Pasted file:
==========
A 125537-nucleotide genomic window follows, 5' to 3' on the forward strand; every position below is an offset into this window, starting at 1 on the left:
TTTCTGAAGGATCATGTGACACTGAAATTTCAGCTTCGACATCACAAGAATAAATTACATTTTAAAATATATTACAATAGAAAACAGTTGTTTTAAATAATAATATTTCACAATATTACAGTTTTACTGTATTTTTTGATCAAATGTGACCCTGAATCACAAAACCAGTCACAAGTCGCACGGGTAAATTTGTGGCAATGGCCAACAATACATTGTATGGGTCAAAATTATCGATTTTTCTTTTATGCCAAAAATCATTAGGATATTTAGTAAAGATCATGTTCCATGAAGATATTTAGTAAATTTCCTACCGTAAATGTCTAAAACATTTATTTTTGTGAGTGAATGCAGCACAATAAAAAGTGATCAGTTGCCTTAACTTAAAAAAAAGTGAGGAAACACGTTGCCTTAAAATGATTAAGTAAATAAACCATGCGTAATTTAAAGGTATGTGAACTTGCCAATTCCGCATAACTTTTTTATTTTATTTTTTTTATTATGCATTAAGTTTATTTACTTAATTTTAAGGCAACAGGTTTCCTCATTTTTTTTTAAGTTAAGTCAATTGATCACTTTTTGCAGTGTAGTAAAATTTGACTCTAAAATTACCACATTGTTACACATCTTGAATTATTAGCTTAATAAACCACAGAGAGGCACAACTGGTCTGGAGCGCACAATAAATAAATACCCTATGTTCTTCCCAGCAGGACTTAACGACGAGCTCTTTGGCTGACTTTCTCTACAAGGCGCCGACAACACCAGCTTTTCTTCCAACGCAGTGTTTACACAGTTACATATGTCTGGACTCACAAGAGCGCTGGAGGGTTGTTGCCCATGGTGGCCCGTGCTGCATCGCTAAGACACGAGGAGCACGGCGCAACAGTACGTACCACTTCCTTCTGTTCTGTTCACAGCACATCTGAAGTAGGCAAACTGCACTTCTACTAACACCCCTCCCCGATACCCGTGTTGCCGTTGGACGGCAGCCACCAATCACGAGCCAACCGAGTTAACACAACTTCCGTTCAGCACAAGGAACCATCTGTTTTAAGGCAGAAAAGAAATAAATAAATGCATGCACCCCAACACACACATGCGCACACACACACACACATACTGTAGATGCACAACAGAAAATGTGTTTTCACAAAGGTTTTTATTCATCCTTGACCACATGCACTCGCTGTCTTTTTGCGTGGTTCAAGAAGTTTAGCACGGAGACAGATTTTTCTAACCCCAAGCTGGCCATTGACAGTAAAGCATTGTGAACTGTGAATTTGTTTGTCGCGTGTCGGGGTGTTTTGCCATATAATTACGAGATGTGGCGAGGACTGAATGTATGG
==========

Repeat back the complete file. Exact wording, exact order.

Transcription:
A 125537-nucleotide genomic window follows, 5' to 3' on the forward strand; every position below is an offset into this window, starting at 1 on the left:
TTTCTGAAGGATCATGTGACACTGAAATTTCAGCTTCGACATCACAAGAATAAATTACATTTTAAAATATATTACAATAGAAAACAGTTGTTTTAAATAATAATATTTCACAATATTACAGTTTTACTGTATTTTTTGATCAAATGTGACCCTGAATCACAAAACCAGTCACAAGTCGCACGGGTAAATTTGTGGCAATGGCCAACAATACATTGTATGGGTCAAAATTATCGATTTTTCTTTTATGCCAAAAATCATTAGGATATTTAGTAAAGATCATGTTCCATGAAGATATTTAGTAAATTTCCTACCGTAAATGTCTAAAACATTTATTTTTGTGAGTGAATGCAGCACAATAAAAAGTGATCAGTTGCCTTAACTTAAAAAAAAGTGAGGAAACACGTTGCCTTAAAATGATTAAGTAAATAAACCATGCGTAATTTAAAGGTATGTGAACTTGCCAATTCCGCATAACTTTTTTATTTTATTTTTTTTATTATGCATTAAGTTTATTTACTTAATTTTAAGGCAACAGGTTTCCTCATTTTTTTTTAAGTTAAGTCAATTGATCACTTTTTGCAGTGTAGTAAAATTTGACTCTAAAATTACCACATTGTTACACATCTTGAATTATTAGCTTAATAAACCACAGAGAGGCACAACTGGTCTGGAGCGCACAATAAATAAATACCCTATGTTCTTCCCAGCAGGACTTAACGACGAGCTCTTTGGCTGACTTTCTCTACAAGGCGCCGACAACACCAGCTTTTCTTCCAACGCAGTGTTTACACAGTTACATATGTCTGGACTCACAAGAGCGCTGGAGGGTTGTTGCCCATGGTGGCCCGTGCTGCATCGCTAAGACACGAGGAGCACGGCGCAACAGTACGTACCACTTCCTTCTGTTCTGTTCACAGCACATCTGAAGTAGGCAAACTGCACTTCTACTAACACCCCTCCCCGATACCCGTGTTGCCGTTGGACGGCAGCCACCAATCACGAGCCAACCGAGTTAACACAACTTCCGTTCAGCACAAGGAACCATCTGTTTTAAGGCAGAAAAGAAATAAATAAATGCATGCACCCCAACACACACATGCGCACACACACACACACATACTGTAGATGCACAACAGAAAATGTGTTTTCACAAAGGTTTTTATTCATCCTTGACCACATGCACTCGCTGTCTTTTTGCGTGGTTCAAGAAGTTTAGCACGGAGACAGATTTTTCTAACCCCAAGCTGGCCATTGACAGTAAAGCATTGTGAACTGTGAATTTGTTTGTCGCGTGTCGGGGTGTTTTGCCATATAATTACGAGATGTGGCGAGGACTGAATGTATGG